While crickets are viewed as nuisance pests by many, there are also cultural associations with these insects. In China and Zambia, crickets are thought to bring good luck. In Barbados, they signal impending wealth. In Brazil, they are believed to predict rain, pregnancy, illness, or sudden income. In some cultures, they are harbingers of death. High in protein, crickets are fried and eaten by humans in some parts of Asia. They are also bred and kept as pets by people all over the world.
What do crickets look like?
Crickets range from 1/2” to 2” in length, with the house cricket on the smaller side and the field cricket about an inch long. Depending on species, they can be green, red, brown, or black and may have markings of a different color. The body of a cricket consists of a head, thorax, abdomen, six legs, two long antennae (called feelers), two pairs of legs, and two sets of wings that lay flat against the body. Crickets’ bodies are covered in a hard exoskeleton with openings called spiracles through which they breathe. They have compound eyes with many lenses, giving them excellent vision. The rear hind wings are longer than the front forewings, though crickets do not fly. The cricket’s hind legs are longer than the front, making them capable of jumping 20 times their body length.
Crickets hatch from eggs to become nymphs and then grow into adults. The mating ritual is initiated by the male cricket, who rubs its wings together to create a chirping sound to attract the female. After mating, the female lays up to 400 eggs in soil or plant material, where they stay until the weather grows warm. When they hatch, the eggs become nymphs, which look like smaller versions of adults without wings. The nymphs, or baby crickets, will molt multiple times as they develop into adults, which typically takes about three months. The average life expectancy of most adult crickets is 1-3 months, though they may live as long as a year in the wild.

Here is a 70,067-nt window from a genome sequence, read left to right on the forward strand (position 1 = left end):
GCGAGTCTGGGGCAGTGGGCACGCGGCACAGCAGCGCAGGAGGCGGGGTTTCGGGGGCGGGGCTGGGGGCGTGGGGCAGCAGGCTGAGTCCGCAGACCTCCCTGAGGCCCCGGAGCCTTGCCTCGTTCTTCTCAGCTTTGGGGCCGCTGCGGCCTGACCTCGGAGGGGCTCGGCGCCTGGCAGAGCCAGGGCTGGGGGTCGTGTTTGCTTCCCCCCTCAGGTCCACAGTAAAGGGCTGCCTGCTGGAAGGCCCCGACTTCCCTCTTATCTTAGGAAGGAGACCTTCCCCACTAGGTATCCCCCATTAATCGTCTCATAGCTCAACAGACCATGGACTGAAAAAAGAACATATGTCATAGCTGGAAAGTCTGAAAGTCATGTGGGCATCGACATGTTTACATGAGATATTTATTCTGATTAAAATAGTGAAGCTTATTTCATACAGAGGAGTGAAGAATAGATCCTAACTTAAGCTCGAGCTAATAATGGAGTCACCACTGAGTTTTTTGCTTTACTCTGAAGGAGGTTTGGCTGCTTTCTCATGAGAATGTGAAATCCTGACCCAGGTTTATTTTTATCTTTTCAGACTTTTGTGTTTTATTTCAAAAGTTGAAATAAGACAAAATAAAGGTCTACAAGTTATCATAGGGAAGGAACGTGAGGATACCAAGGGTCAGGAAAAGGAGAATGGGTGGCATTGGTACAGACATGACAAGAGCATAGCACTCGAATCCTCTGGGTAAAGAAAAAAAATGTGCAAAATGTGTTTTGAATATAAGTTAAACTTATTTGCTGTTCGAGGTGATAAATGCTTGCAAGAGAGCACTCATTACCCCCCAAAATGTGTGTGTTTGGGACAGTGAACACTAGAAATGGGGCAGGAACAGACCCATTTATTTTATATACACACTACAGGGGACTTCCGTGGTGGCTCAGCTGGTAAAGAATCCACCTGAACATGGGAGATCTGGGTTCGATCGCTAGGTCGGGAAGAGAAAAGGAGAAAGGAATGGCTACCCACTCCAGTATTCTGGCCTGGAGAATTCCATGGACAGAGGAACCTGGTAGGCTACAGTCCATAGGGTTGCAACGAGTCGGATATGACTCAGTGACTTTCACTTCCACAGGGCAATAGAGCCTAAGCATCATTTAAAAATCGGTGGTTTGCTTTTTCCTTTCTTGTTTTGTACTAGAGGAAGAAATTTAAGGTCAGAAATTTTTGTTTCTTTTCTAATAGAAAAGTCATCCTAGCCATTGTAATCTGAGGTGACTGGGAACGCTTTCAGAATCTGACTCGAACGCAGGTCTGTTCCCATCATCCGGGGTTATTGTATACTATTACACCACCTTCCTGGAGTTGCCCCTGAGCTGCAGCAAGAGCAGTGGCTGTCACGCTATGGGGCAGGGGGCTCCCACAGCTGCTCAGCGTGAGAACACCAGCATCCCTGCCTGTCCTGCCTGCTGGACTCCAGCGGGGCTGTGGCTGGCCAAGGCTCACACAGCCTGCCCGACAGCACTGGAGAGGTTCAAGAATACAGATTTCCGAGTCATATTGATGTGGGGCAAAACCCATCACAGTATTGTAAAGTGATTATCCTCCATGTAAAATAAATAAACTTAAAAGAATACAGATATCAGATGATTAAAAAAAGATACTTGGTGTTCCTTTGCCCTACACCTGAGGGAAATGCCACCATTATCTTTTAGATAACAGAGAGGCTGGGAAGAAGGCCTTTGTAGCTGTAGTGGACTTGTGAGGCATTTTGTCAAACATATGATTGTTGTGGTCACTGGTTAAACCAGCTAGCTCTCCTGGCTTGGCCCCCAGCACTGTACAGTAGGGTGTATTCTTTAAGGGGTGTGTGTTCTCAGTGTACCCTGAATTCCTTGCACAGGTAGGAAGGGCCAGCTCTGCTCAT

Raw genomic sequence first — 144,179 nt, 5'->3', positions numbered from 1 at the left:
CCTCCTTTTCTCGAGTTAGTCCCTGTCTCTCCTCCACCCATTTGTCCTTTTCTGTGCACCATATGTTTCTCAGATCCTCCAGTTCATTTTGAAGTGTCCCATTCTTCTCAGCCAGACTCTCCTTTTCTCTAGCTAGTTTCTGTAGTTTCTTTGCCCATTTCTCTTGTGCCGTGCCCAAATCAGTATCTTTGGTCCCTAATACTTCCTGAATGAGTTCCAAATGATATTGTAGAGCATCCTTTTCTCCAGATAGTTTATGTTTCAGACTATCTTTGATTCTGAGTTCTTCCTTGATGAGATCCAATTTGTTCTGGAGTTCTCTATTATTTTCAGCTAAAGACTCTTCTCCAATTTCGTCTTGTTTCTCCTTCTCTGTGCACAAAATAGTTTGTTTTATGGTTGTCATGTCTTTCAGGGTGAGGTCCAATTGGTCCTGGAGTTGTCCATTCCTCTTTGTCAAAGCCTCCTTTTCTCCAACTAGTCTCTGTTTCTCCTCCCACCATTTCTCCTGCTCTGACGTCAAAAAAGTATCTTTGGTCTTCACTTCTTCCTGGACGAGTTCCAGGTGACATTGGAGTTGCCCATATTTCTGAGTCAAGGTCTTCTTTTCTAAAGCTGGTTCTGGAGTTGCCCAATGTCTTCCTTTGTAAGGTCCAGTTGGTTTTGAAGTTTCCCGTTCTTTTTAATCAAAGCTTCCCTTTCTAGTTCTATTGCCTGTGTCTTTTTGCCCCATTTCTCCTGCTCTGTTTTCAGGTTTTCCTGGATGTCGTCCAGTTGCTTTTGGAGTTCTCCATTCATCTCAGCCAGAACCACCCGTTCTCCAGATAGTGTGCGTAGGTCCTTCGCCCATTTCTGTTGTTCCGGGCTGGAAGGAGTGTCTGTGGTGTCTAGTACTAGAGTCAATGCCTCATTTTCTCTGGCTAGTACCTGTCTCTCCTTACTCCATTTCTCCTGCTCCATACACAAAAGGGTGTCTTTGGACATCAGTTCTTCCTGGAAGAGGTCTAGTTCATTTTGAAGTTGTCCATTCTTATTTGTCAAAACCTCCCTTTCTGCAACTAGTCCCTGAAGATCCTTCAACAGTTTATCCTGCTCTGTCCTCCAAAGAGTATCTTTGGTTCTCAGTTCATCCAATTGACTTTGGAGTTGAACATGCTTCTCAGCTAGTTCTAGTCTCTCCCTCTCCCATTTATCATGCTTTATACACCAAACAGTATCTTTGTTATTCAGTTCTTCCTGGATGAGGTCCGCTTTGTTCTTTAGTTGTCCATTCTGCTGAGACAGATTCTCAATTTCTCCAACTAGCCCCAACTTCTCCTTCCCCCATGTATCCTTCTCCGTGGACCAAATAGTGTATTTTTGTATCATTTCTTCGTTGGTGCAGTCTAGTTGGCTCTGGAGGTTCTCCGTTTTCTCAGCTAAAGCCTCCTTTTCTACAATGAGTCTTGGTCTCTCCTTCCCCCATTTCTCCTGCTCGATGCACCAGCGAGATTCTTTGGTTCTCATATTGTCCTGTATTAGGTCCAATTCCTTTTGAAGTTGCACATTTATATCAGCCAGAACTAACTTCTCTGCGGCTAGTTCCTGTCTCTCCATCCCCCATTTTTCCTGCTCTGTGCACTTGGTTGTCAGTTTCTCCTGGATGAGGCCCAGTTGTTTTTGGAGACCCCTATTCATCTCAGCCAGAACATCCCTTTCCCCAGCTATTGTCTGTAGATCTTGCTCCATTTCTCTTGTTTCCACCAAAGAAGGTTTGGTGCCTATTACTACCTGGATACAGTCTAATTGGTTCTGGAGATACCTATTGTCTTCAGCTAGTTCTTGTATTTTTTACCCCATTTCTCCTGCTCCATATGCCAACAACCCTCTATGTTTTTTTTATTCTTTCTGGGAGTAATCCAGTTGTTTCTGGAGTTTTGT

What are the unique characteristics of crickets?
Crickets use their antennae to find food and detect motion in potential prey. They are omnivores who will eat just about anything. Crickets consume other insects and plant-based items, especially those that are decaying. However, these insects are opportunistic and will eat paper, fresh fruit and vegetables, fungi, and fabric. Some species also demonstrate cannibalistic tendencies, feeding on other weak or injured crickets.
Crickets communicate by rubbing their wings together to create a chirping sound. Chirping, also called stridulation, is most often done by males to attract females or ward off other males. Aside from mating, crickets tend to be solitary animals, living alone.
What are the habits of crickets?
Crickets are nocturnal insects, becoming more active at night (which is why you tend to hear chirping at bedtime). They prefer warmth over the cold and will hibernate or seek shelter indoors during the winter. Cricket eggs hatch in the spring, becoming nymphs and adults over the summer and early fall. During this time, crickets are most visible and abundant.
Where are crickets commonly found?
Crickets live on every continent except Antarctica, with the most species found in tropical locales. Outdoors, crickets live under rocks, logs, leaves, grass, soil, and debris. Some types, especially the aptly-named house cricket, prefer to live indoors where they seek out cracks and crevices for shelter and protection of their eggs.
What are the risks of crickets?
Because they eat other insects, crickets are an asset to your property when outdoors. However, when they find their way into your home, crickets can be both disruptive and destructive. House crickets will eat fruit, vegetables, clothing, paper, linens, and other items they find around your home. Their chirping, which occurs at night, can also be loud enough to disrupt or prevent sleep.